Dear Chief Hestness,
Every victim of a crime deserves our sympathy and has the right to feel safe at the University of Minnesota. But we feel that recent steps taken to enhance campus safety are more an over-reaction to fears generated by reports of University officials than due to a real threat of increasing crime. We believe our campus is fairly safe and that the reaction to the increased reporting can create more dangers than it solves.
However, from time to time, truly dangerous people do come to our campus. We would like to alert you to the upcoming presence of such a person on the University of Minnesota Twin Cities Campus. On April 17, 2014, Dr. Condoleezza Rice will be present at Northrop Auditorium at 5:00 p.m. and for some time thereafter.
As an update to the evidence, with respect to the allegations of conspiracy to torture, Dr. Rice has said her decisions were always pending Justice Department approval. But in her 2011 book, No Higher Honor: A Memoir of My Years in Washington, she is clear that she doubted whether the legal interpretations and how they would be implemented would be legal. On pages 104-105, she wrote of her misgivings of how the views of David Addington, the Vice President’s legal counsel, were infecting the legal advice. She wrote about John Bellinger, the National Security Council lawyer:
But in terms of bureaucratic warfare, he was no match for David Addington, the vice President’s legal counsel. Addington, with the full support of the Vice President, had a view — an expansive view — of presidential prerogatives during wartime and, drawing on opinions by lawyers such as Jay Bybee and John Yoo in the Justice Department’s Office of Legal Counsel, was determined to push the boundaries of executive authority…That means that the State Department, the military, and even the attorney general were outflanked on occasion.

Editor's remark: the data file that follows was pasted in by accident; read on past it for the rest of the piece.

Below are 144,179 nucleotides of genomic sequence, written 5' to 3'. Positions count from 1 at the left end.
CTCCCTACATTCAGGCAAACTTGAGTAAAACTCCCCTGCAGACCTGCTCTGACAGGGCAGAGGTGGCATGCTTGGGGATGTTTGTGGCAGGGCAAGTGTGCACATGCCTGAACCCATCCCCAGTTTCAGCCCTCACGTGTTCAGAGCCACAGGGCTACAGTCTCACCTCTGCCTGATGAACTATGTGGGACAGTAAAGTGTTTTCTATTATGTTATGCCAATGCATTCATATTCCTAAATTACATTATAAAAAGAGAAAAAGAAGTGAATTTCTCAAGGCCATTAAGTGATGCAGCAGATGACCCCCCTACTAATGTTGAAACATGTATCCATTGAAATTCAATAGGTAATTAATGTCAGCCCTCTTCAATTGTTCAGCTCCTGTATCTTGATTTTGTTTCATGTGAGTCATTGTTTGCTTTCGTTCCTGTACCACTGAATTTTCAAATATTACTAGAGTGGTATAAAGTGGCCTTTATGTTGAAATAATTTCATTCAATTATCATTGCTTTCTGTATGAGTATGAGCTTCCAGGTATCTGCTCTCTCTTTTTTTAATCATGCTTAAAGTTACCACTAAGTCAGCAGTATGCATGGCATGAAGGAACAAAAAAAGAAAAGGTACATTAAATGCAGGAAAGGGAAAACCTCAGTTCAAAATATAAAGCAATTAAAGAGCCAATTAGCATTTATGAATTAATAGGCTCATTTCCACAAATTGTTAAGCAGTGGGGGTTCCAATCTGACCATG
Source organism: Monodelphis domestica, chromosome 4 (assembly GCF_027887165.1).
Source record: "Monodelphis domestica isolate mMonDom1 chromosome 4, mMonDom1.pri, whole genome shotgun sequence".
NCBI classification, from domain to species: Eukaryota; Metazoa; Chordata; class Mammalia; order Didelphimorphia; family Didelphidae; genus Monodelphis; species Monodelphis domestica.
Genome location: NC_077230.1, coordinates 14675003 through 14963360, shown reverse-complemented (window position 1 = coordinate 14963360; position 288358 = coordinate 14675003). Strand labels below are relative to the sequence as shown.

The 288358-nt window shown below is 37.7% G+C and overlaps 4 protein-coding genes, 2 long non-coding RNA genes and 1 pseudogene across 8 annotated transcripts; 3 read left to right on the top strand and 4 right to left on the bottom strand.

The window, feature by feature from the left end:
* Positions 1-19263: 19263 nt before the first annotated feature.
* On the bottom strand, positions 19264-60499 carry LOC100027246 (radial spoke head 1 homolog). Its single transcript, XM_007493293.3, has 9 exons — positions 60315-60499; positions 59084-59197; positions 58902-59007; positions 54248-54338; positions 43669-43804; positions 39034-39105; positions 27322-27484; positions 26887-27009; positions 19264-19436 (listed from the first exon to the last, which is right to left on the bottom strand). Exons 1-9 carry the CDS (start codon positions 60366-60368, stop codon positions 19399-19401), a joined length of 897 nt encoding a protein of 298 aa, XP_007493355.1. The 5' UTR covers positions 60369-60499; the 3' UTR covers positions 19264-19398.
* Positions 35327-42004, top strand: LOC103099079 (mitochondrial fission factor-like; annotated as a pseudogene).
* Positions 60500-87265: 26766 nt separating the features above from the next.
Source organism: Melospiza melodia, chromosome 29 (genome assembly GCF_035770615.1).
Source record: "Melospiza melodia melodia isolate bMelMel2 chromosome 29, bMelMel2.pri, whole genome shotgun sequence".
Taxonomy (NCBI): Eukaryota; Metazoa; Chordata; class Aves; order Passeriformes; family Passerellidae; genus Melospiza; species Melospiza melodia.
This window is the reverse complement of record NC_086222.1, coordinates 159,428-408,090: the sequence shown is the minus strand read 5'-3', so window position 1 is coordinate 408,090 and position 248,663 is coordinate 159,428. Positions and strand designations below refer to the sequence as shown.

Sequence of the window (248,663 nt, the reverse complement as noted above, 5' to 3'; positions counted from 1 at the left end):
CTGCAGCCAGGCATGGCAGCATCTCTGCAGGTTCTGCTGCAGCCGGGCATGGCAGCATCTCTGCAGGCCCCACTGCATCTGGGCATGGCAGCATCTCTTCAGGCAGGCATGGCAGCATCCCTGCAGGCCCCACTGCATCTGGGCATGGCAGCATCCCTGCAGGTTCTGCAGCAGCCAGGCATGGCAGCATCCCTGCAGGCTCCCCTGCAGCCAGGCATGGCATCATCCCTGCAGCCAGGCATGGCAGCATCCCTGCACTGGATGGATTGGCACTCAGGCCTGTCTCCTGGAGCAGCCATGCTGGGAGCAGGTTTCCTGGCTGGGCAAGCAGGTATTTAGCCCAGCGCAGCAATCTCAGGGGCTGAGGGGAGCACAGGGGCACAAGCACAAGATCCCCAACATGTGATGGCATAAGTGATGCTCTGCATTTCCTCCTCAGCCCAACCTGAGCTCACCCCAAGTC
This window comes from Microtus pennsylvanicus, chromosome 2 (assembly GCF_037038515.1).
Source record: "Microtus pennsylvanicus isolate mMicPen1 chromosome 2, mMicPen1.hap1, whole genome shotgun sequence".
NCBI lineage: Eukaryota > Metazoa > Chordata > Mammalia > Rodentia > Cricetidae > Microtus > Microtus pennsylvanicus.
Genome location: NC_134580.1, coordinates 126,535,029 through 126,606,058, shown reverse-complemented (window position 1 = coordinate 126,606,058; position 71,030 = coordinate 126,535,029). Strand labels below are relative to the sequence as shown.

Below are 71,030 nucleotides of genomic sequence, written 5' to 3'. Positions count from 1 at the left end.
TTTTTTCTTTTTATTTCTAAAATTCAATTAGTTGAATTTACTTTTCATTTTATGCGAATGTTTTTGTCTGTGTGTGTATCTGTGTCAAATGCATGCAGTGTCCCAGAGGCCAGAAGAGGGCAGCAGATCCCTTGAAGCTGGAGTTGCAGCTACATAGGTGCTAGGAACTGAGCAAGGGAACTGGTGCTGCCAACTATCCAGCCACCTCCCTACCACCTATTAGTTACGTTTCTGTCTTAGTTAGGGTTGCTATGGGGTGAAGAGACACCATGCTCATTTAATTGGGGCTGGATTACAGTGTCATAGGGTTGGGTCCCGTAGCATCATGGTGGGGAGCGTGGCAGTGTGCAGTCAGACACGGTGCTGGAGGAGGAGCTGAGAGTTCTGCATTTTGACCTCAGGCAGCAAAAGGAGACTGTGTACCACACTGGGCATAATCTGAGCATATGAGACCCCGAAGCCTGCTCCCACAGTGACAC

At a minimum, the evidence shows that Dr. Rice has violated the following statutes:
18 U.S.C. Sec. 2340A(c), which criminalizes a conspiracy to torture, which underlying offense is codified in Sec. 2340A(a) and defined in 18 U.S.C. Sec. 2340.
18 U.S.C. Sec. 2441 — War Crimes, in particular the violations codified in Section 2441(d)(1), which concerns acts prohibited by Common Article 3 of the Geneva Conventions.
Some of these alleged offenses have resulted in the deaths of the victims of Dr. Rice’s conduct, so there should be no Statute of Limitations problems with respect to those cases.
Moreover, for these types of crimes, jurisdiction is clear. As President Ronald Reagan said at the time he signed the Convention Against Torture, which was later ratified by the U.S. Senate:
The core provisions of the Convention establish a regime for international cooperation in the criminal prosecution of torturers relying on so-called “universal jurisdiction.” Each State Party is required either to prosecute torturers who are found in its territory or to extradite them to other countries for prosecution.
That is, for these types of crimes, any court in the world may charge and try an alleged perpetrator located within its jurisdiction.
Dr. Rice is a 59-year-old African American woman, 5’8″ tall, and will be present on Northrop Auditorium’s main stage at the aforementioned time. If you need a picture of her, one will be provided, but it might just be easier for you to access one online.
We are copying the University’s Office of the General Counsel on this email, who may be able to elaborate on how serious these allegations are. We are confident that you will at least bring Dr. Rice in to be questioned. We hope, however, that you do not employ the interrogation techniques she so willingly approved.
If you need any further clarification or assistance, please do not hesitate to ask. Thank you very much for helping to make our campus safer for all of us.
Students for a Democratic Society at UMN
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